In the past month, tiny Burns has become a bustling outpost for hundreds of federal and state authorities, journalists, and members of militia groups attracted by the refuge standoff. The snowy streets are filled with federal agents in black SUVs, armed activists in pickup trucks and reporters in rental cars.

Although it has been good for business in a usually quiet time of year (local waitresses said the activists are by far the best tippers), residents said the occupation has caused tremendous friction in town.

A gulf of perceptions

Finicum’s death has dashed hopes for life returning to normal anytime soon, as people debate the two competing versions of blame for his death that have emerged.

Many in Burns, while expressing sorrow over Finicum’s death, blame the occupiers and their leaders, Ammon Bundy and his brother Ryan, for deliberately creating an armed standoff with authorities that ultimately — perhaps inevitably — led to shots being fired.

But the anti-government activists say the authorities responded with ham-handed and disproportionate force against a group of Americans exercising their rights under the First and Second amendments to the Constitution.

Little common ground has emerged between the two sides, and people in Burns are bracing for more protests and anger in an episode that most had thought was just about over.

On the slushy sidewalk outside the courthouse Friday, protesters said they planned to come out every day.

“It was totally unjustified and completely unnecessary,” said Clint Siegner, 43, who traveled from Eagle, Idaho, to join his father, Monte Siegner, and show his anger over Finicum’s death. “It’s a pretty sad state when you get killed for exercising your First Amendment rights.”

“They weren’t threatening anybody,” said Siegner, carrying a sign that read, “Federal supremacists murdered an innocent man.” “It didn’t have to end like that. They set an ambush, and they killed him.”

Siegner, who sells precious ­metals for a living, subscribes to a popular belief among ­anti-government groups that the Constitution gives virtually no power to the federal government to regulate people’s daily lives. Critics call that a selective and incorrect reading of the Constitution, but it underpins much of the long-simmering dispute in the western United States over federal land-management policies.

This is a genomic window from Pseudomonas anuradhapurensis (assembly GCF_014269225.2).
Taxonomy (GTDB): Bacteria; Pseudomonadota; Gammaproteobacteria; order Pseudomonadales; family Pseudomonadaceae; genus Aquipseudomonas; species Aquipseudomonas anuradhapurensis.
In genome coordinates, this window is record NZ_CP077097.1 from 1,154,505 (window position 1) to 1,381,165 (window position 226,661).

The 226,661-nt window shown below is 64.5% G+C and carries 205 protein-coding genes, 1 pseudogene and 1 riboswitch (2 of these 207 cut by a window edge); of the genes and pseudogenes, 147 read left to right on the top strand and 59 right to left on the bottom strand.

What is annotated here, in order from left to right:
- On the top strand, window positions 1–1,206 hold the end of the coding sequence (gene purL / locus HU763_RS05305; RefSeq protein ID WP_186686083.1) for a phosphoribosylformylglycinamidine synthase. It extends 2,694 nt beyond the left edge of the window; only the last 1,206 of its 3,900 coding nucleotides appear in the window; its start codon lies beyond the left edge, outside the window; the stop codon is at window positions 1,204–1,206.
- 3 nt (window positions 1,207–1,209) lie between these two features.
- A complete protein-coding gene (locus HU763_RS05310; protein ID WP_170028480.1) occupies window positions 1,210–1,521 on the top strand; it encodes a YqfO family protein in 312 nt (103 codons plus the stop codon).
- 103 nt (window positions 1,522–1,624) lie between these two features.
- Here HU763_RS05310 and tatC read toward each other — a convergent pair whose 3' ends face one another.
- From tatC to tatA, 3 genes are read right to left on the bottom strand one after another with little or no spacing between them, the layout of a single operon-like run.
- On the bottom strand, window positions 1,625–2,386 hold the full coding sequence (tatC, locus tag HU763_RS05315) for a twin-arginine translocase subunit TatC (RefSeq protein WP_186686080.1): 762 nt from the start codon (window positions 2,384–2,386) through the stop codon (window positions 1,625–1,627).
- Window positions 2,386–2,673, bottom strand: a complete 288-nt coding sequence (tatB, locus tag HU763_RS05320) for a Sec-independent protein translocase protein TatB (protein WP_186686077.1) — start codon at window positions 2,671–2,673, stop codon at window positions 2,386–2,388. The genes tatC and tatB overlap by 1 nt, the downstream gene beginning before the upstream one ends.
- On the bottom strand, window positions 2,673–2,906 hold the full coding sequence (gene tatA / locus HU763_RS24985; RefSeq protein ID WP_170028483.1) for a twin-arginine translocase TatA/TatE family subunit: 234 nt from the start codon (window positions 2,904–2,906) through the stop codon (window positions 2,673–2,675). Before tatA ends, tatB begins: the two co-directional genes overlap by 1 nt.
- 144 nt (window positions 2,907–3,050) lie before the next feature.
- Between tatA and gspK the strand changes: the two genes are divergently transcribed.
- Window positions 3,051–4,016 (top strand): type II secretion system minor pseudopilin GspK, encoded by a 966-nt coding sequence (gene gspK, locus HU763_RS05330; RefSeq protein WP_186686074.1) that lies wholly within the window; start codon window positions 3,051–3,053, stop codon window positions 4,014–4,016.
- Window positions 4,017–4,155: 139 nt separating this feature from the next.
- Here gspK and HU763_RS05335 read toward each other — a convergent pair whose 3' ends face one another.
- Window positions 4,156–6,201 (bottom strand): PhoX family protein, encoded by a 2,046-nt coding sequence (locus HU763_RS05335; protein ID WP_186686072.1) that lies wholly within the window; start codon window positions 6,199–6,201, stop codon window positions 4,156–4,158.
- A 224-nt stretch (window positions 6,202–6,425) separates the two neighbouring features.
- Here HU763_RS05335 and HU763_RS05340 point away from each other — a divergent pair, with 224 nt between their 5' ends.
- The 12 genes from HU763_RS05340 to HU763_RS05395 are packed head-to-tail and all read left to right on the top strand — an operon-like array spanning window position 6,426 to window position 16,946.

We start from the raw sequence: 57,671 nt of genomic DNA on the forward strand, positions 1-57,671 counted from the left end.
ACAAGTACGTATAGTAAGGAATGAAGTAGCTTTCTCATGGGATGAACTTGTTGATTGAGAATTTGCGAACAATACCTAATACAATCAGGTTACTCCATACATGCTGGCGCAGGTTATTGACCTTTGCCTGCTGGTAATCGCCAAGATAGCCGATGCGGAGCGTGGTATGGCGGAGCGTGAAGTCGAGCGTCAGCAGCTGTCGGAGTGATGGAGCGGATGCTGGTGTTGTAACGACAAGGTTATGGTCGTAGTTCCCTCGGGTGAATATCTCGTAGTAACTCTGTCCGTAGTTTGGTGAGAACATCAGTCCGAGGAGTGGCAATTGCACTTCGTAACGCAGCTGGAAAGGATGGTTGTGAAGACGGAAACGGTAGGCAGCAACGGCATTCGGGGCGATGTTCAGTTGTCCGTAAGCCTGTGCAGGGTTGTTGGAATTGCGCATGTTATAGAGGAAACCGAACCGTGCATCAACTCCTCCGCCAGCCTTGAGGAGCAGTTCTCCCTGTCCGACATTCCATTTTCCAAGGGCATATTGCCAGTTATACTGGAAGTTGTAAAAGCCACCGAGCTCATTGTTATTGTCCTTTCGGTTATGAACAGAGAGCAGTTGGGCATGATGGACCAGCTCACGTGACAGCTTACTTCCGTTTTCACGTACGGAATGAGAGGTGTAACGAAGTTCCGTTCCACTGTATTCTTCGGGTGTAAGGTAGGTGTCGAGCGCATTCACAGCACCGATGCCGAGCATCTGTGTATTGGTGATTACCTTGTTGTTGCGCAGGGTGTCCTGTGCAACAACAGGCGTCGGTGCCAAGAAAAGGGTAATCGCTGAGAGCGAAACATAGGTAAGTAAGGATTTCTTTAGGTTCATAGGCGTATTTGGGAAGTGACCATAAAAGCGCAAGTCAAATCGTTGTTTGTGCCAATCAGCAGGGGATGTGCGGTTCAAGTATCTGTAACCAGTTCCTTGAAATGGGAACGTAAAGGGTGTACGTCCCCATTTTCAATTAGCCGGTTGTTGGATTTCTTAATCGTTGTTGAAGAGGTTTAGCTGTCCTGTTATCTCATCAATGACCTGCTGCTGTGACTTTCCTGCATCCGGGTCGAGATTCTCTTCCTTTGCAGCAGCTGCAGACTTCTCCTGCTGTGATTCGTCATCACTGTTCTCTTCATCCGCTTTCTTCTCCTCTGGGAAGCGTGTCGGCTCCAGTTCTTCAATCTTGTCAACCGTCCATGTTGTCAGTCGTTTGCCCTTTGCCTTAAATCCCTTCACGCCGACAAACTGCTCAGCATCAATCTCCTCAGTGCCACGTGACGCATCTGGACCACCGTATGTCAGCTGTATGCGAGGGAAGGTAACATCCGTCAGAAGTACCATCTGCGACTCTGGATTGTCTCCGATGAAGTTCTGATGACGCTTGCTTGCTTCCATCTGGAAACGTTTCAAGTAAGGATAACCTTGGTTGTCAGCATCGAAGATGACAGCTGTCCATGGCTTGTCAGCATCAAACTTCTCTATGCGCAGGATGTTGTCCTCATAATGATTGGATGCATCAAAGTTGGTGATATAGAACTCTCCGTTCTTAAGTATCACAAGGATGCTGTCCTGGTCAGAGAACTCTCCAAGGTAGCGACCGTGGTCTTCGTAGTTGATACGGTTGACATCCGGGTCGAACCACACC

“There is a constitutional case to be made for the federal government not to have any authority,” he said. “This has been around for a long time, and it’s not just something people dreamed up.”

Siegner said that the authorities’ shooting of Finicum “gives you the impression that they are afraid of these ideas.”

One man walked through the crowd of protesters Friday videotaping people and asking them, “What do you want to say to all the patriots out there?” He spun out anti-government rhetoric, including his belief that the U.S. government was responsible for the attacks of Sept. 11, 2001.

Mostly, he seemed to be using the video to motivate people to come to Burns for the big protest scheduled for Monday.

“It’s time to ride, boys,” he said. “Get in your vehicles and get your butts out here.”

One person he interviewed was Susy Pearce, a rancher who drove 6  1/ hours from Plumas County, Calif., for a Jan. 2 protest in Burns over the jailing of two ranchers on federal arson charges, which led to the takeover of the Malheur National Wildlife Refuge. Pearce has not left town since.

“I’m a rancher, and we feel the same way they do about the overreach of the federal government,” said Pearce, who wore a big cowboy hat and a long oilskin coat as the snow fell. “If you’re a rancher, you get taxed, fined, fee’d and over-regulated to death.”

She said she had gotten to know Finicum over the past weeks at the wildlife refuge, and she called him an “amazing man.” She teared up as she talked about a man she called “smart and honest” and his “outrageous, uncalled-for murder.”

Pearce said that she had seen the FBI video of Finicum’s death, and she said that she was suspicious of the intentions of law enforcement.

“I don’t think they intended for any of them to survive,” she said of Finicum and the others in the car, who included an 18-year-old girl. “I think he sacrificed himself to save them.”

A wooden cross appeared late Friday at the site of Finicum’s death, on a highway just north of Burns.

Carissa Wolf contributed to this report.

Correction: An earlier version of this story misstated the home town of protester Susy Pearce. She lives in Plumas County, Calif.